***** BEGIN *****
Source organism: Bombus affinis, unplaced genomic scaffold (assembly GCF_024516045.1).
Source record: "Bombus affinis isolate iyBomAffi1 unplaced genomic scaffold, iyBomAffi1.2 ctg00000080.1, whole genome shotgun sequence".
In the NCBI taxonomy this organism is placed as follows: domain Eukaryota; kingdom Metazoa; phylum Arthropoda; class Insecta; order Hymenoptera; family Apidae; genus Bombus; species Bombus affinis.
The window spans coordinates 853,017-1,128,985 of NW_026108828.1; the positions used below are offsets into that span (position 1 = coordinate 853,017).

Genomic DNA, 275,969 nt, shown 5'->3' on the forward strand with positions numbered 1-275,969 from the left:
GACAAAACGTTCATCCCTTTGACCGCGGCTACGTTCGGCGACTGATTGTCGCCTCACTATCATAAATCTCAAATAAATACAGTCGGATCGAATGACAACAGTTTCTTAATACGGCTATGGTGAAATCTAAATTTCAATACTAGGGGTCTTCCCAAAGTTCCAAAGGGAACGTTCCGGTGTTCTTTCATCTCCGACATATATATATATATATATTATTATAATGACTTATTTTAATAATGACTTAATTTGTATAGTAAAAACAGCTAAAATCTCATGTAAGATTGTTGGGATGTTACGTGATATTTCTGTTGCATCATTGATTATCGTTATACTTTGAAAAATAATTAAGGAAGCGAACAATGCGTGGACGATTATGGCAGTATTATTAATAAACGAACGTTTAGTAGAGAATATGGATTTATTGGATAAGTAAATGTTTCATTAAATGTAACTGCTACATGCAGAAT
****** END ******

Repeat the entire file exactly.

Source organism: Bombus affinis, unplaced genomic scaffold (assembly GCF_024516045.1).
Source record: "Bombus affinis isolate iyBomAffi1 unplaced genomic scaffold, iyBomAffi1.2 ctg00000080.1, whole genome shotgun sequence".
In the NCBI taxonomy this organism is placed as follows: domain Eukaryota; kingdom Metazoa; phylum Arthropoda; class Insecta; order Hymenoptera; family Apidae; genus Bombus; species Bombus affinis.
The window spans coordinates 853,017-1,128,985 of NW_026108828.1; the positions used below are offsets into that span (position 1 = coordinate 853,017).

Genomic DNA, 275,969 nt, shown 5'->3' on the forward strand with positions numbered 1-275,969 from the left:
GACAAAACGTTCATCCCTTTGACCGCGGCTACGTTCGGCGACTGATTGTCGCCTCACTATCATAAATCTCAAATAAATACAGTCGGATCGAATGACAACAGTTTCTTAATACGGCTATGGTGAAATCTAAATTTCAATACTAGGGGTCTTCCCAAAGTTCCAAAGGGAACGTTCCGGTGTTCTTTCATCTCCGACATATATATATATATATATTATTATAATGACTTATTTTAATAATGACTTAATTTGTATAGTAAAAACAGCTAAAATCTCATGTAAGATTGTTGGGATGTTACGTGATATTTCTGTTGCATCATTGATTATCGTTATACTTTGAAAAATAATTAAGGAAGCGAACAATGCGTGGACGATTATGGCAGTATTATTAATAAACGAACGTTTAGTAGAGAATATGGATTTATTGGATAAGTAAATGTTTCATTAAATGTAACTGCTACATGCAGAAT